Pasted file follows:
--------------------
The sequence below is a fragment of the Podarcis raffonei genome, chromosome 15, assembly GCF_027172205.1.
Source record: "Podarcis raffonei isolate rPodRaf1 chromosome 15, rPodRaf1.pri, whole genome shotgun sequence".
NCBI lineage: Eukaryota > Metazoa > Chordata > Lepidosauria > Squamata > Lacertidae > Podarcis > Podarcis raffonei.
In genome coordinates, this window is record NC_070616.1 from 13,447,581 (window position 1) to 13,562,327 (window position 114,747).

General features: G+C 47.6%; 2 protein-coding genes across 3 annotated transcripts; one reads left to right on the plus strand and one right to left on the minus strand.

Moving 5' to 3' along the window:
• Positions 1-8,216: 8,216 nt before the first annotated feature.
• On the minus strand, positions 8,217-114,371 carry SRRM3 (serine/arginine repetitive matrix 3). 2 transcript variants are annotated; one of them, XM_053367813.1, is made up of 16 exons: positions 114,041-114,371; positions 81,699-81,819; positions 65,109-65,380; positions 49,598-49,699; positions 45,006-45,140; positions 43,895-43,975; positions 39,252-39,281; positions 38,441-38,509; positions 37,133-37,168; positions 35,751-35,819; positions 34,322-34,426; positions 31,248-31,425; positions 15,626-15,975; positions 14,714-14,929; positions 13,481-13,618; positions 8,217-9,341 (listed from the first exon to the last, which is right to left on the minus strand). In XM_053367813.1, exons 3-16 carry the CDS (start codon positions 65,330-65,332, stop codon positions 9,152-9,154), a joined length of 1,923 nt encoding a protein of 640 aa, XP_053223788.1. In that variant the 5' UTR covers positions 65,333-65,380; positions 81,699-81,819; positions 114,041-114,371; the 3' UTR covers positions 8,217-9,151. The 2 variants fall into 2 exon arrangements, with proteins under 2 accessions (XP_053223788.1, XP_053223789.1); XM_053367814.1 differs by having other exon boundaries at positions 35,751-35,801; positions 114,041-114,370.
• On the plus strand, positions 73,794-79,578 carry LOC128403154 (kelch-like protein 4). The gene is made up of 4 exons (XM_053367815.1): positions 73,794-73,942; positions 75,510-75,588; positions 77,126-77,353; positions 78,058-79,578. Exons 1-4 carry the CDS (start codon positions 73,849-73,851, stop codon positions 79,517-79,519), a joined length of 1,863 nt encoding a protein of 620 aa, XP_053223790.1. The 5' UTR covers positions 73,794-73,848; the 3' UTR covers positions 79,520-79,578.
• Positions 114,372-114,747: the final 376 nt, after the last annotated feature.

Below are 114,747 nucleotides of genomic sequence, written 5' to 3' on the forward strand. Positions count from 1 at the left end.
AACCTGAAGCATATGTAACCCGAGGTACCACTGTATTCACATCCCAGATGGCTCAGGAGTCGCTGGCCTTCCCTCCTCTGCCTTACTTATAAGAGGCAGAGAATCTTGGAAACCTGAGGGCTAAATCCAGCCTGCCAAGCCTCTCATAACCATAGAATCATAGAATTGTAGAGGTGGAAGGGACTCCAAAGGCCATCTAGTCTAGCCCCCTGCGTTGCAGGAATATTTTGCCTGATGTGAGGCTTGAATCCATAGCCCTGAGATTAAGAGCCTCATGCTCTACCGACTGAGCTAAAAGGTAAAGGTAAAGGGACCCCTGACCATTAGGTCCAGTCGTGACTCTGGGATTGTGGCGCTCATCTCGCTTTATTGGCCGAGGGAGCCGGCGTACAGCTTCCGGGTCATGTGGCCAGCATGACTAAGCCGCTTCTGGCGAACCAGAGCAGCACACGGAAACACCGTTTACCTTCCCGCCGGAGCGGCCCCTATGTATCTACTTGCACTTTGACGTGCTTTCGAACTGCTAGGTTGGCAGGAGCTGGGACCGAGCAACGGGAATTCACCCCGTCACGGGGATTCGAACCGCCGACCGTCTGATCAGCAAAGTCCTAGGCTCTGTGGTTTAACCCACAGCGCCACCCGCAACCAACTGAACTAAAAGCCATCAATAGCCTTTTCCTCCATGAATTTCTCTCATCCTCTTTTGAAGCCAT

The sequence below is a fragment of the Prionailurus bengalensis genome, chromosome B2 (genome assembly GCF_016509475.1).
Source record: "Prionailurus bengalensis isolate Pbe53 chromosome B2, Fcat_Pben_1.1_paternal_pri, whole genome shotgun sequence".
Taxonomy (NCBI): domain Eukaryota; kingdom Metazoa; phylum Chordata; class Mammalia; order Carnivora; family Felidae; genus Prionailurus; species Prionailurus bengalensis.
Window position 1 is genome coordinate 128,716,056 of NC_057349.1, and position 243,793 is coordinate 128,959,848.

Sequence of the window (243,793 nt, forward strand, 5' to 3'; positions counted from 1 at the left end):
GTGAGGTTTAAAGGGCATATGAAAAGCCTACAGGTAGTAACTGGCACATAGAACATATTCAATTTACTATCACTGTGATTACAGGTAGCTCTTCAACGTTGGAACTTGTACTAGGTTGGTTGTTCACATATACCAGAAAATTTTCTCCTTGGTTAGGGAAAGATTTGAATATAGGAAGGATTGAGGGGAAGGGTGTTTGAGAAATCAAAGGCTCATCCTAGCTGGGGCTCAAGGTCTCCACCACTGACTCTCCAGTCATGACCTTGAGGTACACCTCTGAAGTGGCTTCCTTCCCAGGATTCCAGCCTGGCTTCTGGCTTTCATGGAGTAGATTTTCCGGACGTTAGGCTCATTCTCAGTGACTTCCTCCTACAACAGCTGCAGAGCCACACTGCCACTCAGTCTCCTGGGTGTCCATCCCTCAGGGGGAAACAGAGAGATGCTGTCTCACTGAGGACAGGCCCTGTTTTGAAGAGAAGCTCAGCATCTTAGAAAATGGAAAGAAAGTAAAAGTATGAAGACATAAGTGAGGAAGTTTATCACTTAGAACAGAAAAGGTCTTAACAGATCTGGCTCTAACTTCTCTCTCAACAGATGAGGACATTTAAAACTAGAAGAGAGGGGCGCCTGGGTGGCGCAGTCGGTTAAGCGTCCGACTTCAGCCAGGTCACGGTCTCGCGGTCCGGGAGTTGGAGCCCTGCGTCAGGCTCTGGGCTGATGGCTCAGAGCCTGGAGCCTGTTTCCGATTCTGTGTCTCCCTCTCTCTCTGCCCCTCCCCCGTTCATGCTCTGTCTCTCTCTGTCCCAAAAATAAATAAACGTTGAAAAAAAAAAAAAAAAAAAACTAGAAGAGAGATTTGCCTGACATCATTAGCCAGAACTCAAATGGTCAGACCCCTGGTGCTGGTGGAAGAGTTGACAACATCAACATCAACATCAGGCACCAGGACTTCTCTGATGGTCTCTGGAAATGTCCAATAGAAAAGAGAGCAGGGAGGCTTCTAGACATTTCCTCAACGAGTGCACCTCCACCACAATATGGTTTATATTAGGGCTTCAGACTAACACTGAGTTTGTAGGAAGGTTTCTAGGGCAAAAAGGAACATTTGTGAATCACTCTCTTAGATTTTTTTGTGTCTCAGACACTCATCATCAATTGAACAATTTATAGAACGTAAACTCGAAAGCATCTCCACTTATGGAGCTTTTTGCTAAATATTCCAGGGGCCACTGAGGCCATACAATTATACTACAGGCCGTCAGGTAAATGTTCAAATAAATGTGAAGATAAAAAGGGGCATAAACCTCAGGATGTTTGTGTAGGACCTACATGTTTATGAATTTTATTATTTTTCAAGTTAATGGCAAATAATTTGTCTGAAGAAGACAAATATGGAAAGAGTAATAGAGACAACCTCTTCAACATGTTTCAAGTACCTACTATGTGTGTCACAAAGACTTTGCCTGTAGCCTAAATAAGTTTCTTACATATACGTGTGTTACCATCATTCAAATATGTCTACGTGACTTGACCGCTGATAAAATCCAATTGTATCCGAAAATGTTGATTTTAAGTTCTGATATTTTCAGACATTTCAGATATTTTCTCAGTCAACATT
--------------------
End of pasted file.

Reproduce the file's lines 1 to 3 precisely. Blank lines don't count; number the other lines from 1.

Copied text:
The sequence below is a fragment of the Podarcis raffonei genome, chromosome 15, assembly GCF_027172205.1.
Source record: "Podarcis raffonei isolate rPodRaf1 chromosome 15, rPodRaf1.pri, whole genome shotgun sequence".
NCBI lineage: Eukaryota > Metazoa > Chordata > Lepidosauria > Squamata > Lacertidae > Podarcis > Podarcis raffonei.